Saying farewell to the News of the Screws

That a trashy tabloid was slain by quality investigative journalism is probably fitting. That hundre

The News of the World is gone - for now. The name is tainted and the brand is toxic, but the reappearance of a News International Sunday publication shouldn't be ruled out, if not a Sun on Sunday then something similar. As Roy Greenslade recently revealed, plans were afoot to co-ordinate production between the weekly and daily operations, the kind of merger that is happening all over the shrinking newspaper industry as revenues fall and profits are maximised.

We don't know the whole extent of the phonehacking, or the payments to police, allegations of which have presaged the demise of the 168-year-old newspaper. A person's number in someone's diary is not the same as their voicemail having definitely been hacked, for example. We don't know what the outcome will be of various investigations, inquiries and hearings, including the one overseen by Brooks herself at News International. But people couldn't wait for all that to unfold: they demanded something be done now. If they jumped the gun and jumped to conclusions based on limited evidence, they were only acting the way they had been taught to by the News of the World itself.

"We will be passing our dossier to the police." Those words appeared at the end of News of the World investigations down the years, implying that readers should infer guilt on the part of whichever ne'er-do-well was being investigated that week, their wrongdoings exposed thanks to secret recording or other "dark arts". It created a culture in which an allegation became proof, a culture in which readers were invited to leap to conclusions. If people have done so this week, the News of the World can hardly condemn such behaviour.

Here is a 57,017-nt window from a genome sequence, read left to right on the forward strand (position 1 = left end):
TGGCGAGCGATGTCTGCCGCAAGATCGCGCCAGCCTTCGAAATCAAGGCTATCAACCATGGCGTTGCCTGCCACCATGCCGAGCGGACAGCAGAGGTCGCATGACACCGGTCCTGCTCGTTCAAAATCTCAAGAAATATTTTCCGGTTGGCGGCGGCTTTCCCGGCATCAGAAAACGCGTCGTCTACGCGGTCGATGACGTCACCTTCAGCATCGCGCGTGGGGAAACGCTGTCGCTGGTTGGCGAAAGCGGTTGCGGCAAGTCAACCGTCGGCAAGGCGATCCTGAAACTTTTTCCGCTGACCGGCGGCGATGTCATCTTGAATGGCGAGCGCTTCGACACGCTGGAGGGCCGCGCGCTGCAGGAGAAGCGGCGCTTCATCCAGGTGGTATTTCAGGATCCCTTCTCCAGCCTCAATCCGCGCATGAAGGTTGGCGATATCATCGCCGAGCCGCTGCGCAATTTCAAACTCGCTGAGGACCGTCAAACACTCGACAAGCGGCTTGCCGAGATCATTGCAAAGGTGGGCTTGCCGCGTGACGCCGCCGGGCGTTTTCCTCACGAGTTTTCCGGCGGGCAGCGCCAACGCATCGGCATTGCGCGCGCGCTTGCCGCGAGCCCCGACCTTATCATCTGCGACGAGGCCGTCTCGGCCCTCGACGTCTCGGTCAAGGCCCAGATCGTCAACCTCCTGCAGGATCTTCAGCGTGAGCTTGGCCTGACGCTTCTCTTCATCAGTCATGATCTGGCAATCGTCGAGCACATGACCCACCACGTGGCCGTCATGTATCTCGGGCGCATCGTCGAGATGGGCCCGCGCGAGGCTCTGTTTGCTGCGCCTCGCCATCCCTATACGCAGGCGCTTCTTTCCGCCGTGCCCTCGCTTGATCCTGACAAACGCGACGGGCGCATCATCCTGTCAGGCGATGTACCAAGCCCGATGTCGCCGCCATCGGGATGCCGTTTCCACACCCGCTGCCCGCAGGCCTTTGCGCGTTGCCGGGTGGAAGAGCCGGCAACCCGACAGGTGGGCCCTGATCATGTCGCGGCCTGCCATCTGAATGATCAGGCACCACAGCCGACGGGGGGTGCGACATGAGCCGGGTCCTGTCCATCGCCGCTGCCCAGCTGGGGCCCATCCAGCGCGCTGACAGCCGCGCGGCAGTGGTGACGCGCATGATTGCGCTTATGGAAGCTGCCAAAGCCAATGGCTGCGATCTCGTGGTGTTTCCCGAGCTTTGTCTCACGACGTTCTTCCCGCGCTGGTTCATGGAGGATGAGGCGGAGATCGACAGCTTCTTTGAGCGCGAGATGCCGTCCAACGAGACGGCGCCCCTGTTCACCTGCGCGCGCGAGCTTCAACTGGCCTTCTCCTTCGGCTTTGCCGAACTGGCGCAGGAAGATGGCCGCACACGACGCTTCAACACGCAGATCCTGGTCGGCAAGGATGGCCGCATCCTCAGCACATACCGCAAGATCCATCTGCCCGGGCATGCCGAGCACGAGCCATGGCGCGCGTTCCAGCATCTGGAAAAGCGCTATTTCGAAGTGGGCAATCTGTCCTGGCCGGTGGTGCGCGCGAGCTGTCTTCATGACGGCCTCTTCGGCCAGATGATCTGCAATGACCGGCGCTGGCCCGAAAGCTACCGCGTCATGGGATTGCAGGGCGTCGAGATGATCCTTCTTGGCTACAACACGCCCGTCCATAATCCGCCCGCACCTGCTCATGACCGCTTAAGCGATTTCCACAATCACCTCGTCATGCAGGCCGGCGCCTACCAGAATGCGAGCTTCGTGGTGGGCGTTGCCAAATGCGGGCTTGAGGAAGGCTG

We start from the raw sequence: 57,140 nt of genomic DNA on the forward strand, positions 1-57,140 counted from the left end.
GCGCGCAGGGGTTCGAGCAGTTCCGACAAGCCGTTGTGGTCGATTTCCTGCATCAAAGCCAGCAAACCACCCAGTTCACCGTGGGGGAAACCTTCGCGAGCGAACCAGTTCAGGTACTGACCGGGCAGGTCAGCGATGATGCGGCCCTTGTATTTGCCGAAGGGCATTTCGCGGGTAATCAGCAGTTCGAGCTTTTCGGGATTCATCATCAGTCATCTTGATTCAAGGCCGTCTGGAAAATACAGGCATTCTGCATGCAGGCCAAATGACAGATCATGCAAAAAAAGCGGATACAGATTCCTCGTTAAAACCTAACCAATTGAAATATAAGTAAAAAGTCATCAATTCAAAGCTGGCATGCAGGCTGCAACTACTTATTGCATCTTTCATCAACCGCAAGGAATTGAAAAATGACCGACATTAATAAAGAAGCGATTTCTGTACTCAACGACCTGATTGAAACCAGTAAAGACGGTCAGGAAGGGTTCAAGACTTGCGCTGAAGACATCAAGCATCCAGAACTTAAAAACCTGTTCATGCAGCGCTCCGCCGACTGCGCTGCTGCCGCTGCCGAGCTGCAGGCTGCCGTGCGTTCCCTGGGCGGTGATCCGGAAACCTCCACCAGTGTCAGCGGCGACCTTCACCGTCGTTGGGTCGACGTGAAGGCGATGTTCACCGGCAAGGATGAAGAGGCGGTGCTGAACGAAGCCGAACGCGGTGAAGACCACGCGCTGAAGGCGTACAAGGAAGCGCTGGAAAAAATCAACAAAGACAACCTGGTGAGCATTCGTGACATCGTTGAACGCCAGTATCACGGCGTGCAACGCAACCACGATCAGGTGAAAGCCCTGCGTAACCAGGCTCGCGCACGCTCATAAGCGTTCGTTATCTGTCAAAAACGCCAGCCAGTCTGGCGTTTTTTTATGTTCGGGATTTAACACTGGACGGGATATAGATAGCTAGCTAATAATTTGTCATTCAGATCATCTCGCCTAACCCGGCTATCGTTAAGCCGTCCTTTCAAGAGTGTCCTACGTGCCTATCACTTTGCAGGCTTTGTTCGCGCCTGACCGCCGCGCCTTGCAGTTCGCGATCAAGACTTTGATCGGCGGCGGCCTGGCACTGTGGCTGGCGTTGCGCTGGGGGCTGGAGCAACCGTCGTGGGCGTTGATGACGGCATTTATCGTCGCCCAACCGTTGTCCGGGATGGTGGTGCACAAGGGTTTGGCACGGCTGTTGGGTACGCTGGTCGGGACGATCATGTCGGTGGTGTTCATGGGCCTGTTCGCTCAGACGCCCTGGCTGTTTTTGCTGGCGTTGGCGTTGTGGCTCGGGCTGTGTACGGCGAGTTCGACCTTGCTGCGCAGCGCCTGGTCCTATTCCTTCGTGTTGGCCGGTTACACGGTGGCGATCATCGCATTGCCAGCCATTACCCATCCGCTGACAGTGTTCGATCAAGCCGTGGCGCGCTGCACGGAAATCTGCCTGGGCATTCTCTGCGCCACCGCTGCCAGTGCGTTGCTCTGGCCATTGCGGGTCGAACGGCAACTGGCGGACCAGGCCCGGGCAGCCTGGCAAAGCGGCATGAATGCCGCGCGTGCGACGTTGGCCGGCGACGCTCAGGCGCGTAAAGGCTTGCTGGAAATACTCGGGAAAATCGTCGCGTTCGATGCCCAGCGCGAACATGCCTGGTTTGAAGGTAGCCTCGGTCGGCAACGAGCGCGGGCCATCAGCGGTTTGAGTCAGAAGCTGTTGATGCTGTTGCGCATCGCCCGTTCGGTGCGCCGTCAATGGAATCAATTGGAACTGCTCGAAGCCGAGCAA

This time there is no dossier to be handed to police; there is just a closure of the country's biggest-selling newspaper. In the end, the pressure on advertisers was too much to bear. This wasn't a faux-outrage confined to a few angry liberals on Twitter or Facebook; this was something that genuinely dismayed ordinary people, including the kind of people who might ordinarily buy the News of the World on the weekend, and the kind of corporations who would not want to see their brands associated with such unpleasant allegations as have surfaced over recent months.

So, will it be enough to satisfy those who have been outraged by the revelations of this week? Rebekah Brooks is safely in her position, and Rupert Murdoch's bid for BSkyB remains under consideration, possibly in an even stronger place than before thanks to the corporation having one fewer publication in its portfolio. Will the axeing of one newspaper make everything all right? Was it really just one newspaper doing this, just a couple of people who were up to no good while the senior figures were on holiday on every single occasion?

As far as the future goes, there is now a gap in the market, and somewhere for two million readers to get their sport, celebrity gossip and occasionally news from now that the much-loved 'News of the Screws' (and many people did love it) has been consigned to history. It would be amazing if News International did not put out a publication to fill that void, but how long that will take to happen remains to be seen. Now is the time for readers to embrace quality journalism, if they want it. But will they, and do they? The 'Screws' had the right formula to attract a huge amount of Sunday readers: celebrity kiss and tells, football transfer rumours and the like. It's naive to imagine they'll all start buying the Sunday Telegraph or the Observer, but it's time for the others to step up to the plate. Will the other Sunday papers reach higher, or aim lower?